A Student Perspective on The Utica College Lock Down By Peter Gaughan
Safe but shaken is what “just a threat” can do to a campus. We may remain physically unscathed and safe, but we are psychologically violated and shaken to our core. I will try to explain my experience inside of “just a threat” but by no means speak for the entire student body.
These were the words of comfort I could muster after the March 5th lock down at Utica College:
Every student reacted dramatically differently to what ended up being a six-hour lock down where students spent several hours hiding in a classroom and another several in safe zones as campus was swept by law enforcement.
When locked down in class, some of us were up against walls, ducking behind tables on their side, with the lights off. Classmates helped professors barricade doors with tables and chairs, close blinds, and whatever else we could do to create some vague sense of security. Some of us, while hiding, even attempted humor with varying success to keep ourselves from falling too deep into the black hole of rumors and “what ifs” circulating.
We were updated fairly regularly by the campus alert system, but naturally there was still a lot of unknown. With social media, and students this stressed and scared about not knowing what’s happening outside of our barricaded doors. I sat in the dark reading and hearing multiple and conflicting stories. One included the shooter being in the academic wing across from me, and I had friends in that wing, so when I was told their lives were threatened, I struggled to rationally deny it.
The sitting and waiting was torturous. My phone became an extension of my arm- texting family, snapchatting friends, emailing professors, looking up what the media was saying, hoping for a safe outcome, hunting for any report of injury, arrest, or morbidly death.
The waiting got so bad students took some extreme measures, peeing in water bottles or buckets. Had I had a water bottle I probably would’ve done so too. Some tried to do homework. I attempted to with little success. Some slept while others cried. Professors seemed to have a similarly diverse range of reactions.
My friend and I got so stir crazy we put together a scheme about what we would do if the shooter came into the room. This involved rushing him with a large podium that had wheels, knocking him on his feet, and then I’d go for the gun, while my wrestling champion friend would subdue the shooter.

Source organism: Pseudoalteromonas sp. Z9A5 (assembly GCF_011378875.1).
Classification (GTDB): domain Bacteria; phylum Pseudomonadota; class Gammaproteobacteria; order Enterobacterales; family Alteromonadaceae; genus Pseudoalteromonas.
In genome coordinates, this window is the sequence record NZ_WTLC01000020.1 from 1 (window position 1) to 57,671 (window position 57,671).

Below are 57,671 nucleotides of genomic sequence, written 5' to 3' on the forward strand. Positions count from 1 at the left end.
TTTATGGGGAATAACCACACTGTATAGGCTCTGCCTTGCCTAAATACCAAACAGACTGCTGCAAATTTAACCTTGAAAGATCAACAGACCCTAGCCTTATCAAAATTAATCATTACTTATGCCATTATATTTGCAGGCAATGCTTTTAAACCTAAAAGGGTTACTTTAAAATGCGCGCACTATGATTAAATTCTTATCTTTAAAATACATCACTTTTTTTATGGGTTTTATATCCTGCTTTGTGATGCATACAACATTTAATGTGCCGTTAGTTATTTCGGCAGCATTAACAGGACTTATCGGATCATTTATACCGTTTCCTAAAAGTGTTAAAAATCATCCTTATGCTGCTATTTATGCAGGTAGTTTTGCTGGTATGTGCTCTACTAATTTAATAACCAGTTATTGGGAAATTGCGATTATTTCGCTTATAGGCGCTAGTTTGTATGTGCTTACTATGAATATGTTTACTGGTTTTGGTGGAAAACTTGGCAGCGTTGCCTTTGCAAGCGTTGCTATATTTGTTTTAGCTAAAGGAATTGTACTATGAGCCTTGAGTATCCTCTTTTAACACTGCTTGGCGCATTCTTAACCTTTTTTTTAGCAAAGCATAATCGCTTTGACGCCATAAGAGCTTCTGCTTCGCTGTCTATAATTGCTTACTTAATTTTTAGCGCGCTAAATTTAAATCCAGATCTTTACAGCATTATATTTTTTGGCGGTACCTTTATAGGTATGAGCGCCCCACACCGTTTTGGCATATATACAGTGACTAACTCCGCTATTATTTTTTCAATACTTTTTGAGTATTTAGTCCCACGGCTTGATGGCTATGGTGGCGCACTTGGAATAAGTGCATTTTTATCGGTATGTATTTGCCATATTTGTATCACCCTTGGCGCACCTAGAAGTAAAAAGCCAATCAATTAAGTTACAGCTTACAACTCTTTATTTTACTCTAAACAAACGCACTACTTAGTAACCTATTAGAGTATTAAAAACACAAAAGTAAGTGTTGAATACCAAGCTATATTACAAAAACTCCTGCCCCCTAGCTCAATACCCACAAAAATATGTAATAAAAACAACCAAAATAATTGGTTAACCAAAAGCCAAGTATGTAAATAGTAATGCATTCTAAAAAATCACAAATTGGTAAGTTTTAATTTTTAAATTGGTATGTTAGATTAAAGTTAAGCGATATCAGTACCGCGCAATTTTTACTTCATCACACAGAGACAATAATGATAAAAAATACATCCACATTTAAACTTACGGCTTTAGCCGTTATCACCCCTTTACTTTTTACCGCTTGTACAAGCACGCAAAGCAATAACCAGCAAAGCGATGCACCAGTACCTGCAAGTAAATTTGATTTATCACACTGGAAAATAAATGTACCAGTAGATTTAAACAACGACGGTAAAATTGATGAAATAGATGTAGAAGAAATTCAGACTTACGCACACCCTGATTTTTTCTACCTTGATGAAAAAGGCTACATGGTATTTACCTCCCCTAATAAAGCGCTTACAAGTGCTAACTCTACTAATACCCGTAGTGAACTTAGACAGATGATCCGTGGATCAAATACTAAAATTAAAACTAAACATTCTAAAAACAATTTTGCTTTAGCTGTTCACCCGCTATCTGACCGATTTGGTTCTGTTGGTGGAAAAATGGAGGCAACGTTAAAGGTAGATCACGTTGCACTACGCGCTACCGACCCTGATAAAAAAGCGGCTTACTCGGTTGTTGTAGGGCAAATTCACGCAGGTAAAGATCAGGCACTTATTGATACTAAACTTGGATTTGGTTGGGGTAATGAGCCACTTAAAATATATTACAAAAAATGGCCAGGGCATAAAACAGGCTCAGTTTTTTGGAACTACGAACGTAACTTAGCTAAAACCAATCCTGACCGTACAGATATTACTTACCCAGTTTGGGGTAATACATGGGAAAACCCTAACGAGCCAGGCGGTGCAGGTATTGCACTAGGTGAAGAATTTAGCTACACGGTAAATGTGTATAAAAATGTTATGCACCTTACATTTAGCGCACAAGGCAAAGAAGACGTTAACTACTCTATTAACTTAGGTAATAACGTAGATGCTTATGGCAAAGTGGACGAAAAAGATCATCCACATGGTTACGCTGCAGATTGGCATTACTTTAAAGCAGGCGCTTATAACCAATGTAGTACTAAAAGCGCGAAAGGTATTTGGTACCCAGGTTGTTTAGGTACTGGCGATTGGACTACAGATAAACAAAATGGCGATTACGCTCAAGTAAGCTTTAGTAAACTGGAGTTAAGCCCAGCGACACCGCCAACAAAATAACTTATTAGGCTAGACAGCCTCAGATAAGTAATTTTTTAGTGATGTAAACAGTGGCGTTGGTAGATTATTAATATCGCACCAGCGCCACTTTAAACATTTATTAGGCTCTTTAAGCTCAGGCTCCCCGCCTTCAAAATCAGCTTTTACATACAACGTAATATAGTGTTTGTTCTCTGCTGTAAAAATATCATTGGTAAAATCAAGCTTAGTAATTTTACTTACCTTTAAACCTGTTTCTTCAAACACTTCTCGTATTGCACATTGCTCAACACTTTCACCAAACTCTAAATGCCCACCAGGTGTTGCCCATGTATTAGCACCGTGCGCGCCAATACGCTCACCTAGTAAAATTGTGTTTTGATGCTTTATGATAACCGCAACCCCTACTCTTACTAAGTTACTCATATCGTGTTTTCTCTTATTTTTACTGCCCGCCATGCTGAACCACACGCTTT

Eventually reports of evacuations began, which coincided with confirmations of no injury. Still, no weapon or shooter was found. Awaiting evacuation was somehow worse than the initial wait, though maybe that’s because of how bad I needed to go to the bathroom. The fear wasn’t gone with law enforcement’s arrival though.
I am so incredibly grateful for all of law enforcement and believe that response to the crisis was professional, prompt, and powerful. The agents still intimidated my class after they literally kicked in the door, knocking over a table and nearly taking out my professor, and then with guns drawn, told us to put our hands up. Next, they had us move our bags to the front so they could search them.
Each student walked single-file, escorted through campus, hands in the air the whole time. In the safe zone, I used the bathroom and reconnected with friends. We were fed (for free) and waited more. The mood lightened, though the anxiety was not gone.
Questions swirled. Who did it? Was he arrested? Are we safe? How much longer are we waiting? Some were more esoteric. Why does this keep happening? How do we prevent this? Can we stop these threats and shootings?
Around 5:30 PM residential students, the last to be released, were allowed to return to their residence halls. Back at the room we were at a loss for what to do. My roommate and I did some homework, not the most high-quality work.
Multiple people went home and fewer have come back. That night my friends and I walked to the library to pick up friend because her work shift was over and none of us wanted to walk alone on campus.
The next day most of my peers and I went back to class. Others took a mental health day to feel better. Some definitely still needed another one or few mental health days. An arrest was made. This comforts some but concerns others. We now know he was a student and that he was on campus at the time of event.
Still our community is safe, shaken but safe. I am eternally thankful that we were not the next Parkland. After the stress of Monday I can’t begin to understand the horror and anxiety they must have felt. I want to reaffirm my support and solidarity with our peers in Parkland and across the country, the students, and their cause.
UC is a strong, loving community and while we are certainly shaken, our love for each other will move us through this horror, each in their own time.
Peter J. Gaughan V is a research assistant at The Utica College Center of Public Affairs and Election Research and student of government and geoscience.